Though some storks are highly threatened, no species or subspecies are known to have gone extinct in historic times. A Ciconia bone found in a rock shelter on the island of Réunion was probably of a bird taken there as food by early settlers; no known account mentions the presence of storks on the Mascarene Islands.
- Genus Mycteria
- Genus Anastomus
- Genus Ciconia
- Genus Ephippiorhynchus
- Genus Jabiru
- Jabiru, Jabiru mycteria
- Genus Leptoptilos
- Genus Palaeoephippiorhynchus (fossil: Early Oligocene of Fayyum, Egypt)
- Genus Grallavis (fossil: Early Miocene of Saint-Gérand-le-Puy, France, and Djebel Zelten, Libya) – may be same as Prociconia
- Ciconiidae gen. et sp. indet. (Ituzaingó Late Miocene of Paraná, Argentina)[note 1]
- Ciconiidae gen. et sp. indet. (Puerto Madryn Late Miocene of Punta Buenos Aires, Argentina)[note 2]
- Genus Prociconia (fossil: Late Pleistocene of Brazil) – may belong to modern genus Jabiru or Ciconia
- Genus Pelargosteon (fossil: Early Pleistocene of Romania)
- Ciconiidae gen. et sp. indet. – formerly Aquilavus/Cygnus bilinicus (fossil: Early Miocene of Břešťany, Czech Republic)
- cf. Leptoptilos gen. et sp. indet. – formerly L. siwalicensis (fossil: Late Miocene? – Late Pliocene of Siwalik, India)
- Ciconiidae gen. et sp. indet. (fossil: Late Pleistocene of San Josecito Cavern, Mexico)
The fossil genera Eociconia (Middle Eocene of China) and Ciconiopsis (Deseado Early Oligocene of Patagonia, Argentina) are often tentatively placed with this family. A "ciconiiform" fossil fragment from the Touro Passo Formation found at Arroio Touro Passo (Rio Grande do Sul, Brazil) might be of the living wood stork M. americana; it is at most of Late Pleistocene age, a few 10,000s of years.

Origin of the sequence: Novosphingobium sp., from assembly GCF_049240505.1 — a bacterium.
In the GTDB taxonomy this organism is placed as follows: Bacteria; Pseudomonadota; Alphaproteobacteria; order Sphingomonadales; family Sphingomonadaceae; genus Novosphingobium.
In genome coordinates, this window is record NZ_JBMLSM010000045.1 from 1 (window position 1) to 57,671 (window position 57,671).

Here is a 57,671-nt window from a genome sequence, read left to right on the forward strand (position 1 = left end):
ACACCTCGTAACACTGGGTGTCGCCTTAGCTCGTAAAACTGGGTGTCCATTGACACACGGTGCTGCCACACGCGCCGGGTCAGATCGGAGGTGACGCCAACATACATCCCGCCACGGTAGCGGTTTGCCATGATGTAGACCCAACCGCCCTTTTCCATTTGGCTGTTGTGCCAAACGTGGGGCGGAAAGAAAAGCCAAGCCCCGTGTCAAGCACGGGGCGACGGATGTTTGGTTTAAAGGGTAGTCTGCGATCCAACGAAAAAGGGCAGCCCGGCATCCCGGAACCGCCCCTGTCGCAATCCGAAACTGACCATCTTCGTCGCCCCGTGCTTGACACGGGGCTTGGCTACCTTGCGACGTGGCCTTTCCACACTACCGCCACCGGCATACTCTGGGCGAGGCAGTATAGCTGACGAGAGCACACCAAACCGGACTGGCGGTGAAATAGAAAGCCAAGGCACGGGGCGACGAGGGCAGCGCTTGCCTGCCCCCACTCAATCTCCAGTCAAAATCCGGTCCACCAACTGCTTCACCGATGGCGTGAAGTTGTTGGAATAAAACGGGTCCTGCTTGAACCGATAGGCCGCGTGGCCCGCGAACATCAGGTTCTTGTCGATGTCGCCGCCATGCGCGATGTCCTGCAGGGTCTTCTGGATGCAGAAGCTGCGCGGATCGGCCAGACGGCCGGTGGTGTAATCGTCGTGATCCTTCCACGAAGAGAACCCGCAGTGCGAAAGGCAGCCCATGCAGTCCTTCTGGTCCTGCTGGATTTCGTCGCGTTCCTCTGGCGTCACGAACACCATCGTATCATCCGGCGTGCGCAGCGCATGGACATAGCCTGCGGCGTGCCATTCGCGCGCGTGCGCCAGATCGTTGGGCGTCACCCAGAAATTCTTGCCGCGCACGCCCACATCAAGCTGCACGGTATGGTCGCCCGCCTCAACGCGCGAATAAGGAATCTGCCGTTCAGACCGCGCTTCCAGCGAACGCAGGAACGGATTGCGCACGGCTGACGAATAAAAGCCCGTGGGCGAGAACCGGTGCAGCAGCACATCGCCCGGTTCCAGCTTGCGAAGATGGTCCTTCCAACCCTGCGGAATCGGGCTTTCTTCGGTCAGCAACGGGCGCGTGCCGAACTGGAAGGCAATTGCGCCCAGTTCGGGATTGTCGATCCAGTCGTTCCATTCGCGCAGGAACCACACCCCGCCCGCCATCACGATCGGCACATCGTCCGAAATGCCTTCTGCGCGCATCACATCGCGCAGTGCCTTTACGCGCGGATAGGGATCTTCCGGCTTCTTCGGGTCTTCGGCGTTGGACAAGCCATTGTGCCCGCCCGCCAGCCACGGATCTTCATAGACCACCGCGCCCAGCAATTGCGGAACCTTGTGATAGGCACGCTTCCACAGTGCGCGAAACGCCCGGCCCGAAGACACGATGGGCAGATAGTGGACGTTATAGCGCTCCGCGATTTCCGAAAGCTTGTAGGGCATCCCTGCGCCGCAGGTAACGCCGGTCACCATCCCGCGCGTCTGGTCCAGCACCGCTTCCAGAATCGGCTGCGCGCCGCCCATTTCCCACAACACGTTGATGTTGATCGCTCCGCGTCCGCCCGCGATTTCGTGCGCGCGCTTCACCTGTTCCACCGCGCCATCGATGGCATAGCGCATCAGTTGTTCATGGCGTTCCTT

- Brands 2008
- About the Wood Stork: Denizens of the Wetlands, Accessed on 13.12.2010
- del Hoyo, J. Elliott, A. & Sargatal, J. (1992) Handbook of the Birds of the World. Volume 1: Ostrich to Ducks. Lynx Edicions. ISBN 84-87334-10-5.
- Gibb, G.C. et al. (2013) Beyond phylogeny: pelecaniform and ciconiiform birds, and long-term niche stability. Molecular Phylogenetics and Evolution, 68(2):229–238.
- Cione, Alberto Luis; de las Mercedes Azpelicueta, María; Bond, Mariano; Carlini, Alfredo A.; Casciotta, Jorge R.; Cozzuol, Mario Alberto; de la Fuente, Marcelo; Gasparini, Zulma; Goin, Francisco J.; Noriega, Jorge; Scillatoyané, Gustavo J.; Soibelzon, Leopoldo; Tonni, Eduardo Pedro; Verzi, Diego & Guiomar Vucetich, María (2000): Miocene vertebrates from Entre Ríos province, eastern Argentina. [English with Spanish abstract] In: Aceñolaza, F.G. & Herbst, R. (eds.): El Neógeno de Argentina. INSUGEO Serie Correlación Geológica 14: 191–237. PDF fulltext
- Noriega, Jorge Ignacio & Cladera, Gerardo (2005): First Record of Leptoptilini (Ciconiiformes: Ciconiidae) in the Neogene of South America. Abstracts of Sixth International Meeting of the Society of Avian Paleontology and Evolution: 47. PDF fulltext
- Specimens BMNH 39741 (holotype, left proximal tarsometatarsus) and BMNH 39734 (right distal tibiotarsus). Similar to Ephippiorhynchus and Leptotilos, may be from a small female of Leptotilos falconeri, from L. dubius, or from another species: Louchart, Antoine; Vignaud, Patrick; Likius, Andossa; Brunet, Michel & White, Tim D. (2005). "A large extinct marabou stork in African Pliocene hominid sites, and a review of the fossil species of Leptoptilos" (PDF). Acta Palaeontologica Polonica 50 (3): 549–563. Missing
|last5=in Authors list (help)
- Distal radius of a mid-sized Ciconia or smallish Mycteria: Steadman, David W.; Arroyo-Cabrales, Joaquin; Johnson, Eileen & Guzman, A. Fabiola (1994). "New Information on the Late Pleistocene Birds from San Josecito Cave, Nuevo León, Mexico" (PDF). Condor 96 (3): 577–589. doi:10.2307/1369460.
- Schmaltz Hsou, Annie (2007): O estado atual do registro fóssil de répteis e aves no Pleistoceno do Estado do Rio Grande do Sul, Brasil ["The current state of the fossil record of Pleistocene reptiles and birds of Rio Grande do Sul"]. Talk held on 2007-JUN-20 at Quaternário do RS: integrando conhecimento, Canoas, Rio Grande do Sul, Brazil. PDF abstract